The role of Red Foxes in our environment
Cunningham Falls State Park
(3/2013) "The Fox went out on a chilly night. He prayed for the moon to give him light for he had many a mile to go that night before he reached the town-oÖ He ran till he came to the farmerís pen the ducks and the geese were kept therein. He said a couple of you are gonna grease my chin before I leave this town-o... He grabbed the great goose by the
neck. He threw a duck across his back and he didn't mind the quack, quack and the legs all danglin' down-oÖ Well the old gray woman jumped out of bed. Out of the window she popped her head, cryin' John, John the great goose is gone the Fox is on the town-o..."
Thatís a small excerpt of lyrics from a song called "The Fox" by a popular bluegrass band, Nickel Creek. The song illustrates a contentious history between farmers and foxes, more or less from the foxesí perspective. The fox is an integral part of the ecosystem, and has been for centuries vilified in both literature and sport.
Maryland is lucky to call two species of fox its own, the gray and the red. Both the Gray Fox and the Red Fox are native to Maryland. Similar, yet distinct; each covers a separate niche. The Red Fox is quite resilient and adaptable. This fox is fond of open fields, wetlands, wooded lots, and is increasingly being found thriving in major metropolitan
areas. Truly not being too proud to turn its slender nose up at an easy meal there are an estimated 10,000 living in London, as of 2006. The Red Fox does just as well, if not better, in an urban environment via scavenging than itís more rural counterparts. About a year I ago I saw a red fox bounding across the street just outside the Shady Grove Metro station! The Red Fox is
truly an omnivore, known to eat small rodents, fruits, grasses, reptiles, birds, invertebrates, and more. This fox is a generalist, and can make do with many types of potential surroundings. However, not all species are so tolerant of urban encroachment.
The Gray Fox was once the most common fox in the eastern United States. It prefers dense forest, and is actually capable of climbing trees! With retractable claws it can scramble up trees to avoid potential predators and obtain food hiding in the forest canopy. This fox is more intolerant of urbanization, and will be located primarily in rural areas.
Numbers for this species of fox are beginning to dwindle due to the ever increasing loss of habitat, and displacement from other predators, such as coyotes. The main threat to this species though is man.
Dating back centuries fox hunting has been a popular past time. In the 4th century BCE Alexander the Great is known to have hunted foxes. The Persians thought that hunting fox was part of "a cultured manís education" and encouraged killing them because they were vermin and distracted the dogs from the hares. This notion carried forward through the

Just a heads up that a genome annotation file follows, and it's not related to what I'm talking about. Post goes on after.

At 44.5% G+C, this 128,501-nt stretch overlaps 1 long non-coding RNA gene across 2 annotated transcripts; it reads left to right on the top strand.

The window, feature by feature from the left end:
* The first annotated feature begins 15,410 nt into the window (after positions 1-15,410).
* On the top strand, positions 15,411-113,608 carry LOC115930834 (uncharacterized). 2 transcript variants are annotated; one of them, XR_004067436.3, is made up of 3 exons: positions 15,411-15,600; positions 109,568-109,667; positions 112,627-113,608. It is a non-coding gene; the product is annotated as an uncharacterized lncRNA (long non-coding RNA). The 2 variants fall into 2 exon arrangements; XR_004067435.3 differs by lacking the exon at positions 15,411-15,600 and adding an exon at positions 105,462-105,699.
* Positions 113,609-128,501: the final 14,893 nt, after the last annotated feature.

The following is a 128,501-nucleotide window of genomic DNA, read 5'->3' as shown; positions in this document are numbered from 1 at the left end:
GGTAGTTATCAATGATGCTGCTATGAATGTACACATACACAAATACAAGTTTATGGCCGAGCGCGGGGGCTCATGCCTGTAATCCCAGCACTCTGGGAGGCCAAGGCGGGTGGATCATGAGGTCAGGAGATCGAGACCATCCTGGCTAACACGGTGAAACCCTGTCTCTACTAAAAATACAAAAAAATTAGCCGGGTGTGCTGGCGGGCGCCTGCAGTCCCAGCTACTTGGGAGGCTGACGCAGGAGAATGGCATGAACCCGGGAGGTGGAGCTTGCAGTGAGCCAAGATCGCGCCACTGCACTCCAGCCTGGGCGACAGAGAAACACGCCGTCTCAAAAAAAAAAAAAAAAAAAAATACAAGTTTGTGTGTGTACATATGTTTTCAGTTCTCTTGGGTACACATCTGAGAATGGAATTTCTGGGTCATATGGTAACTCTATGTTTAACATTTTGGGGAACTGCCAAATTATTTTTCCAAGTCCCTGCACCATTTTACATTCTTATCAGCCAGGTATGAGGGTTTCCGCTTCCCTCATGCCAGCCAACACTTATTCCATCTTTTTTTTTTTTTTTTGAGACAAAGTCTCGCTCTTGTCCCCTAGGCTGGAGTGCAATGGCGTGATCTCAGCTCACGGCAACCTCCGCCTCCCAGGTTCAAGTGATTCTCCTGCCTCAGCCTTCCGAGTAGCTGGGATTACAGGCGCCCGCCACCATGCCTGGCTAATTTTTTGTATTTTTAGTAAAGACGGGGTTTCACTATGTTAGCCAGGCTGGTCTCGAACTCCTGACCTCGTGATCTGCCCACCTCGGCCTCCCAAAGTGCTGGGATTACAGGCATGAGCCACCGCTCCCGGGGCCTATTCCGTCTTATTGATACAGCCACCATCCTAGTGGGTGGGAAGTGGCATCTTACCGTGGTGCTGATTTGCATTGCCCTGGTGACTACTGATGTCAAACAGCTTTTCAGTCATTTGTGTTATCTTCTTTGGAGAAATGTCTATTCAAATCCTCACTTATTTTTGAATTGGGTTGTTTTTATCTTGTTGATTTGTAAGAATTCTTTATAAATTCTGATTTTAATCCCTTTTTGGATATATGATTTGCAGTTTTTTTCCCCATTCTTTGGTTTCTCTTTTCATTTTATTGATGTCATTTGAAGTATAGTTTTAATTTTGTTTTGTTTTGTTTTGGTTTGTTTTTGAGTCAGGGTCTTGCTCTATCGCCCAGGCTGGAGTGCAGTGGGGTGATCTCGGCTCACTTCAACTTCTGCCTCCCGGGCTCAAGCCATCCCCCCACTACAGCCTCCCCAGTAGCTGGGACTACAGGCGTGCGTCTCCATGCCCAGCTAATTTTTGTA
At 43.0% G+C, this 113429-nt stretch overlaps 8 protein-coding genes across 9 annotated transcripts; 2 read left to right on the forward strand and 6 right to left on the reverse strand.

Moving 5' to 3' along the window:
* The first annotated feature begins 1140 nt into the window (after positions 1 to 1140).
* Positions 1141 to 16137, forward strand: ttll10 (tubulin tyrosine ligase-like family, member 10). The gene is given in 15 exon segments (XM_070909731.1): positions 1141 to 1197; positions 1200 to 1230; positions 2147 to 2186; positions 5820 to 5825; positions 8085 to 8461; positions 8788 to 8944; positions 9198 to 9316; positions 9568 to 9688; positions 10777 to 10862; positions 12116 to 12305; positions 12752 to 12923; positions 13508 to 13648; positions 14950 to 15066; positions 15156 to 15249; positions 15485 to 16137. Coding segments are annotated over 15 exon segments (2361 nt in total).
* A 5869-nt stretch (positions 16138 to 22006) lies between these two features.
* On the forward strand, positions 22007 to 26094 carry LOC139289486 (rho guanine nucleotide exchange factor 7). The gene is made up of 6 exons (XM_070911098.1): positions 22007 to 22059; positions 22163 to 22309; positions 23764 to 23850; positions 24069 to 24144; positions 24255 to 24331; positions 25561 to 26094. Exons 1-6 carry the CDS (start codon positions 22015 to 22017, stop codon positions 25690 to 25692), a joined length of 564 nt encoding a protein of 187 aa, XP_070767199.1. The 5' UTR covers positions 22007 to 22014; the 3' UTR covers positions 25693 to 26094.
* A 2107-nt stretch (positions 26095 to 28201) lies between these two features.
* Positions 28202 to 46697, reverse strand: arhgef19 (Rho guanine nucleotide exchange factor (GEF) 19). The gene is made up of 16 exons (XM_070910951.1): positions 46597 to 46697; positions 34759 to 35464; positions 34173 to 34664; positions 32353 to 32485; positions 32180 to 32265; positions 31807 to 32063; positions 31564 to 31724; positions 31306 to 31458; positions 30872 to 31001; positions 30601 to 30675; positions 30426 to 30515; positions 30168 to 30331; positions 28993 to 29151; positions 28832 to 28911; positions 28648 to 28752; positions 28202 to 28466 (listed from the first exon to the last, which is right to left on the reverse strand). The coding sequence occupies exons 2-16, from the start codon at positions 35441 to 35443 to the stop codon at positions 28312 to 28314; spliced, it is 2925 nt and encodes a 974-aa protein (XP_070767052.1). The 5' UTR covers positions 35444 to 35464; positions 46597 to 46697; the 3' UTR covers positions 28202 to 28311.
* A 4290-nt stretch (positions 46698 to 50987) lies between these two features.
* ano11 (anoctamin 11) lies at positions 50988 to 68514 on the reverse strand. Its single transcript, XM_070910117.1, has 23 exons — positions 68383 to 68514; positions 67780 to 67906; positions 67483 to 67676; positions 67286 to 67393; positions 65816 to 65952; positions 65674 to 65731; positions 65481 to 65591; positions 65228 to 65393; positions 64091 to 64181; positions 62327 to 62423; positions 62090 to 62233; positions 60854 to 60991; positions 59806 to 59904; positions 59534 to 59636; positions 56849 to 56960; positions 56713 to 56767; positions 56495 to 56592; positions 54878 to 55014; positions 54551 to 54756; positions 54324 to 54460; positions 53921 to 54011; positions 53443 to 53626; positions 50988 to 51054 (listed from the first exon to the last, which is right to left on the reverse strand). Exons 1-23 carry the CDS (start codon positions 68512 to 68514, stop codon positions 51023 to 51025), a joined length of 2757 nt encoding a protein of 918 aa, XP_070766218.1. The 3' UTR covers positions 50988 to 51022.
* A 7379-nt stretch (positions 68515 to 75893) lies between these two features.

Romans into the Dark and Middle Ages in Europe. Eventually, they lost their appeal as strictly parasitic pests and grew into a stately game.
By the end of the 1600ís England had been carved into distinct fox hunting territories with fox hunting clubs growing up around these lands. The cry "view halloo" could often be heard by fox hunters once the fox had been spotted out in the open. The hunting tradition carried on into the new American colonies where American tobacco farmers in Virginia
and Maryland promoted the merits of hunting the two species offered here:
The grays furnished more fun, the reds more excitement. The grays did not run so far, but usually kept near home, going in a circuit of six or eight miles. 'An old red,' generally so called irrespective of age, as a tribute to his prowess, might lead the dogs all day, and end by losing them as evening fell, after taking them a dead stretch for thirty
miles. The capture of a gray was what men boasted of; a chase after 'an old red' was what they 'yarned' about.
This excerpt from The American Turf Register from around 1830 crystallizes the perspective from the time. Subsequently, the sport was banned in Scotland in 2002, and England and Wales in 2004 for being cruel and unnecessary. The notion of the fox as a noble pursuit soon lost hold as the farm culture dominated the new American economy.
Fox proved to be quite a problem for farmers who raise various forms of livestock, and continue to do so. By and large lambs are the target of livestock predation. In Australia this is a particular problem. There are various methods of controlling such issues, most of which can be handled in a non-lethal manner to the fox. Erecting perimeter fences
sealed with mesh or wire netting will generally solve the problem. Poison bating methods are extremely common, but pose significant risks to pets, livestock, potential fox predators, and other wildlife. Baiting and relocation are also extremely effective methods of predator control when dealing with fox issues, but these solutions were not always so common.
To many in the past, and still many in the present, fox are vilified. They are treated as vermin, and as such ought to be exterminated is the thought process. While what a fox may need to do in order to survive can cause economic damage to people extermination should not be the first conclusion jumped to. Fox serve a vital role in the overall ecology
and health of an ecosystem. Often times when livestock or property is compromised a predator species is singled out and hunted without much confirmation. The best solution to prevent predatory animals is to secure any valuables that may be lost by predation prior to anything else. When you take any members of an intricate web out of the equation things get unbalanced. Itís
uncertain what the future may hold for the Gray and Red Fox, but through appropriate land management techniques and human interaction they can continue to remain a sly, yet beautiful presence among our fields and even our cities!
Read other articles by Ranger Tim Iverson